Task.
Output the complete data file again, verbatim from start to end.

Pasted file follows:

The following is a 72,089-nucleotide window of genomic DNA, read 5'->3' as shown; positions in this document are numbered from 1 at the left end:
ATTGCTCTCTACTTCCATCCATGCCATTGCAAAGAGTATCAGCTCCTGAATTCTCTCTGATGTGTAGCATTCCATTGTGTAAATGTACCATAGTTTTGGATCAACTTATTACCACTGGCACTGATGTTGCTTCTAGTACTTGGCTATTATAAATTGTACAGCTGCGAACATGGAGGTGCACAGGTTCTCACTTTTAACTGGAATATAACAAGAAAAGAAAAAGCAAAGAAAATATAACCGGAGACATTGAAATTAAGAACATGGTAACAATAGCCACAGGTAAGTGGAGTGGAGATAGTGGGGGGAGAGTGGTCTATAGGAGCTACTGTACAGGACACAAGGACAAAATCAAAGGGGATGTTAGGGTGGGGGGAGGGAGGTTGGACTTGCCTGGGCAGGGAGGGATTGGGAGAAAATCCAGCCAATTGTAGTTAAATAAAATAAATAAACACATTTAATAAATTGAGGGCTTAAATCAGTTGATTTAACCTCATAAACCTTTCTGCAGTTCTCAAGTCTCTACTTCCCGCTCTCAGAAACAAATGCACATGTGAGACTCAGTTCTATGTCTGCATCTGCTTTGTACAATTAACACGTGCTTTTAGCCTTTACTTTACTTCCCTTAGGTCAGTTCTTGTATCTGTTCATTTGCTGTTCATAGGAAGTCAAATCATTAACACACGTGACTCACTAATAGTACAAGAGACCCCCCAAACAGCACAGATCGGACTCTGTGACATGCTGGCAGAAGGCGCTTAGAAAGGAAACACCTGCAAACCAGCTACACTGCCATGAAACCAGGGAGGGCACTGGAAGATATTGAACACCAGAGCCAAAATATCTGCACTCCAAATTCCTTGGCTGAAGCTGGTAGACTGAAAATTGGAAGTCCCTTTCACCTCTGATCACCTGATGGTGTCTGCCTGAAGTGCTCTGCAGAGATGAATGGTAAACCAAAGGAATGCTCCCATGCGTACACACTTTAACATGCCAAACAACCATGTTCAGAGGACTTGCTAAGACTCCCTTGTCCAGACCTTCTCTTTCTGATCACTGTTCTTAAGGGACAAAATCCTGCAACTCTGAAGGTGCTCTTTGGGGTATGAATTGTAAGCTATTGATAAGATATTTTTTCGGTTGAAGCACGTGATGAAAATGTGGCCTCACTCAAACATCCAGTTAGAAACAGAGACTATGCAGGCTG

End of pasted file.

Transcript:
The following is a 72,089-nucleotide window of genomic DNA, read 5'->3' as shown; positions in this document are numbered from 1 at the left end:
ATTGCTCTCTACTTCCATCCATGCCATTGCAAAGAGTATCAGCTCCTGAATTCTCTCTGATGTGTAGCATTCCATTGTGTAAATGTACCATAGTTTTGGATCAACTTATTACCACTGGCACTGATGTTGCTTCTAGTACTTGGCTATTATAAATTGTACAGCTGCGAACATGGAGGTGCACAGGTTCTCACTTTTAACTGGAATATAACAAGAAAAGAAAAAGCAAAGAAAATATAACCGGAGACATTGAAATTAAGAACATGGTAACAATAGCCACAGGTAAGTGGAGTGGAGATAGTGGGGGGAGAGTGGTCTATAGGAGCTACTGTACAGGACACAAGGACAAAATCAAAGGGGATGTTAGGGTGGGGGGAGGGAGGTTGGACTTGCCTGGGCAGGGAGGGATTGGGAGAAAATCCAGCCAATTGTAGTTAAATAAAATAAATAAACACATTTAATAAATTGAGGGCTTAAATCAGTTGATTTAACCTCATAAACCTTTCTGCAGTTCTCAAGTCTCTACTTCCCGCTCTCAGAAACAAATGCACATGTGAGACTCAGTTCTATGTCTGCATCTGCTTTGTACAATTAACACGTGCTTTTAGCCTTTACTTTACTTCCCTTAGGTCAGTTCTTGTATCTGTTCATTTGCTGTTCATAGGAAGTCAAATCATTAACACACGTGACTCACTAATAGTACAAGAGACCCCCCAAACAGCACAGATCGGACTCTGTGACATGCTGGCAGAAGGCGCTTAGAAAGGAAACACCTGCAAACCAGCTACACTGCCATGAAACCAGGGAGGGCACTGGAAGATATTGAACACCAGAGCCAAAATATCTGCACTCCAAATTCCTTGGCTGAAGCTGGTAGACTGAAAATTGGAAGTCCCTTTCACCTCTGATCACCTGATGGTGTCTGCCTGAAGTGCTCTGCAGAGATGAATGGTAAACCAAAGGAATGCTCCCATGCGTACACACTTTAACATGCCAAACAACCATGTTCAGAGGACTTGCTAAGACTCCCTTGTCCAGACCTTCTCTTTCTGATCACTGTTCTTAAGGGACAAAATCCTGCAACTCTGAAGGTGCTCTTTGGGGTATGAATTGTAAGCTATTGATAAGATATTTTTTCGGTTGAAGCACGTGATGAAAATGTGGCCTCACTCAAACATCCAGTTAGAAACAGAGACTATGCAGGCTG